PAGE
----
Competitor’s Dishonest Intention in Using Similar Word Can Be Injuncted

Recently, the Delhi High Court granted an interim injunction against the defendant until disposal of suit in the case of Moonshine Technology Pvt. Ltd. versus Tictok Skill Games Pvt. Ltd.

The plaintiff, Moonshine Technology is part of the Baazi Group, a known name in the Indian gaming industry. Baazi Group offers quality gaming products and experiences to its customers under brands such as BAAZI, BAAZI GAMES, POKER BAAZI, RUMMYBAAZI, BALLEBAAZI, etc. The BAAZI trademark was adopted by the plaintiff in the year 2014 and trademark registrations for BAAZI and aforementioned variants were secured across gaming-related goods and services in classes 9, 28 and 41. As per the plaintiff, the defendant started using the term “Baazi” for their services to pass off their services as those of the plaintiff. As a background, it was shared that the defendant’s Director was the plaintiff’s customer on ‘’ since July 2015 and was well aware of the Baazi Group. Thereafter, the defendant started his own gaming business under “WinZo Games” and began using the name WinZo Baazi on his website and mobile app in 2021. The plaintiff approached the court seeking injunction against the defendant with claims of infringement and passing off against the defendant.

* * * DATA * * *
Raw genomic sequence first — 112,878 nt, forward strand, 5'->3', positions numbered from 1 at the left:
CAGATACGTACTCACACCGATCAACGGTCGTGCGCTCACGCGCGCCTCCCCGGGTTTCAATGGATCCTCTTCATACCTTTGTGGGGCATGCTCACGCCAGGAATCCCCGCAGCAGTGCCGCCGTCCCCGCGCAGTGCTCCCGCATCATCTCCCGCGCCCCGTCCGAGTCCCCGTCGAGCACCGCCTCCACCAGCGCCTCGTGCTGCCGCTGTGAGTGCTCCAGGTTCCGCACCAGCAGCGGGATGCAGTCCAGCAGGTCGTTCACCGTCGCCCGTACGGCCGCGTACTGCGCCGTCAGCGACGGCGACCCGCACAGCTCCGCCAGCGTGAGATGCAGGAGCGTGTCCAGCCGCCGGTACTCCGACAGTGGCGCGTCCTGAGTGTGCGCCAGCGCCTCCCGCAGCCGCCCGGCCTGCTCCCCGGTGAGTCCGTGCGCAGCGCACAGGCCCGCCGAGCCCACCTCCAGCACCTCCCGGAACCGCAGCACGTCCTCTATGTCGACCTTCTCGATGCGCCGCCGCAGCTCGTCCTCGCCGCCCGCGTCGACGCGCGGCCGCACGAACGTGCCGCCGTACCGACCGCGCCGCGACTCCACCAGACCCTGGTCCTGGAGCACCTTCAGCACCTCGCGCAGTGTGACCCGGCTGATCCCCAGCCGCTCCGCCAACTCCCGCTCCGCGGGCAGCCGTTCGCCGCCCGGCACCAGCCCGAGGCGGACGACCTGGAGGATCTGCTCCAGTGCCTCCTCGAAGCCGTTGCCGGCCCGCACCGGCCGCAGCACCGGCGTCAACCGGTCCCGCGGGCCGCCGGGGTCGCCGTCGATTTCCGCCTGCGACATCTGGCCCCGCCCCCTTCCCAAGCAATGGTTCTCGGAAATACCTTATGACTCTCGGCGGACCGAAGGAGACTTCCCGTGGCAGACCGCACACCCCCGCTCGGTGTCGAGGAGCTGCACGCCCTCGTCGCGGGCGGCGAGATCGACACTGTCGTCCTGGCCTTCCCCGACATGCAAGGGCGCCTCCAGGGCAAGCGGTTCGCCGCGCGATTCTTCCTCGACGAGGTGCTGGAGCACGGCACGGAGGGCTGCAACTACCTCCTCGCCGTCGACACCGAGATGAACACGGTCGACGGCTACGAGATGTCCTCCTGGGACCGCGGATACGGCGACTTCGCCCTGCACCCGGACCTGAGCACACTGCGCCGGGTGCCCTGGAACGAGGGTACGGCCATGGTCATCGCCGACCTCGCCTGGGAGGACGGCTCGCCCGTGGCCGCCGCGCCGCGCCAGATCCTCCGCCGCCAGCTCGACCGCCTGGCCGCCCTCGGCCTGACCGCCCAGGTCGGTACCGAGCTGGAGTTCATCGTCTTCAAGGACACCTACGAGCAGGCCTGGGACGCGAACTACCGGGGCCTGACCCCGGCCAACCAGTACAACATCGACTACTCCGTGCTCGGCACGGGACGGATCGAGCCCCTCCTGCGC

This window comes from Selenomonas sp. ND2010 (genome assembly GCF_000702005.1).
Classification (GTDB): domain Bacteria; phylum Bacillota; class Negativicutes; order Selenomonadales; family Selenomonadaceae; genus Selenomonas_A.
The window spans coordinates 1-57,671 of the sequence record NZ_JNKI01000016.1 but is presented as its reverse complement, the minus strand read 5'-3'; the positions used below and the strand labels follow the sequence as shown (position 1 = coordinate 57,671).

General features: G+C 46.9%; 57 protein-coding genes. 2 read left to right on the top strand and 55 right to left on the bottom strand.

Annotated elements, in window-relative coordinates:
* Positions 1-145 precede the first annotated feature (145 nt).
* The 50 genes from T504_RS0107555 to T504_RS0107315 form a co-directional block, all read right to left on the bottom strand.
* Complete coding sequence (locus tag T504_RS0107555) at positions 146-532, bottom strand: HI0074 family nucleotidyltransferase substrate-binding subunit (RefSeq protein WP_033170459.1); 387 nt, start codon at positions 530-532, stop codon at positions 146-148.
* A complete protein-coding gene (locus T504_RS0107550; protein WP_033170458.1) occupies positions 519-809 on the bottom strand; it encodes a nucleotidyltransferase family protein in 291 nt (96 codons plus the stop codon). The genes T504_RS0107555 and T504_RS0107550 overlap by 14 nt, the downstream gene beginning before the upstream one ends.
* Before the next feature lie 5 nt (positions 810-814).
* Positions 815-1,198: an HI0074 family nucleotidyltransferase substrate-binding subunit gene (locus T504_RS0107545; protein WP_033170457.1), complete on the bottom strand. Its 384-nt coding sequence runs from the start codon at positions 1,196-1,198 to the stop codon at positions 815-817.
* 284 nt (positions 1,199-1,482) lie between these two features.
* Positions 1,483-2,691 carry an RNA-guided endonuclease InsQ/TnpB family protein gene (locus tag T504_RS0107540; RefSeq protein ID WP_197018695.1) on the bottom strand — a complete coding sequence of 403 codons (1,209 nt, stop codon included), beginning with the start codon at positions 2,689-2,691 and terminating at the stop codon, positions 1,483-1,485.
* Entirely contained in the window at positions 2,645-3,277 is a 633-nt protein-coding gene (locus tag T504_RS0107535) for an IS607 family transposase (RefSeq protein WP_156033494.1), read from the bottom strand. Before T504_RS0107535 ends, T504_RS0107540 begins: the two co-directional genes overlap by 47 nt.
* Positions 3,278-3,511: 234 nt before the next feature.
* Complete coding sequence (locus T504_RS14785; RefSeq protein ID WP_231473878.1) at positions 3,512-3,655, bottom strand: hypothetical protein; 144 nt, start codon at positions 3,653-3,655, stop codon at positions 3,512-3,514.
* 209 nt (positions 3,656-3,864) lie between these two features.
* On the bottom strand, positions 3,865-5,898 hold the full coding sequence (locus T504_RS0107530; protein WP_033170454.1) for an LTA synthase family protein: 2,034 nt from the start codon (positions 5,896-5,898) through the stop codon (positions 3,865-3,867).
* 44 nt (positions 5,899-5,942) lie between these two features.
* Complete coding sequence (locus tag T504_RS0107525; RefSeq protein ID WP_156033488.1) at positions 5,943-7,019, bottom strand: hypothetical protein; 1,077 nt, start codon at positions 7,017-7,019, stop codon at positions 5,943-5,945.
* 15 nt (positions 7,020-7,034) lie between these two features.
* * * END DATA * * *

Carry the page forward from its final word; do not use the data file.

In its defence, the defendant claimed that the word Baazi is a generic word that means “bet” in the Urdu language. Use of the word Baazi by the plaintiff for gaming application that involved betting is descriptive of such services and no exclusive right could be given to the plaintiff in such word. The plaintiff has not shown that the word Baazi has acquired secondary meaning and that the said mark is exclusively associated with the plaintiff’s services. Several third-party examples were given where the Baazi word was being used as part of trademarks to prove that this word is not capable of obtaining secondary meaning for betting services. The defendant justified its use by stating that they were not using Baazi in form of a trademark and no registration for the standalone term was sought. It was used in conjunction with their registered WinZo mark in a purely descriptive sense. Therefore, no case of trademark infringement was made out and their bona fide use was permitted under statutory defences of Section 30(2)(a) and 35 of the Trade Marks Act (the Act). The defendant also denied passing off claims. It was also argued that mark WinZo Games was different from the plaintiff’s marks- Poker Baazi, Rummy Baazi, Balle Baazi and no confusion could arise and that there was an inordinate delay in bringing the suit considering the plaintiff became aware of WinZo Games about 3 years ago. The defendant also pleaded that the suit was brought by the plaintiff out of sheer jealousy since the defendant’s Director declined the collaboration proposal offered by the plaintiff’s Director who congratulated the former on obtaining substantial investment in 2021.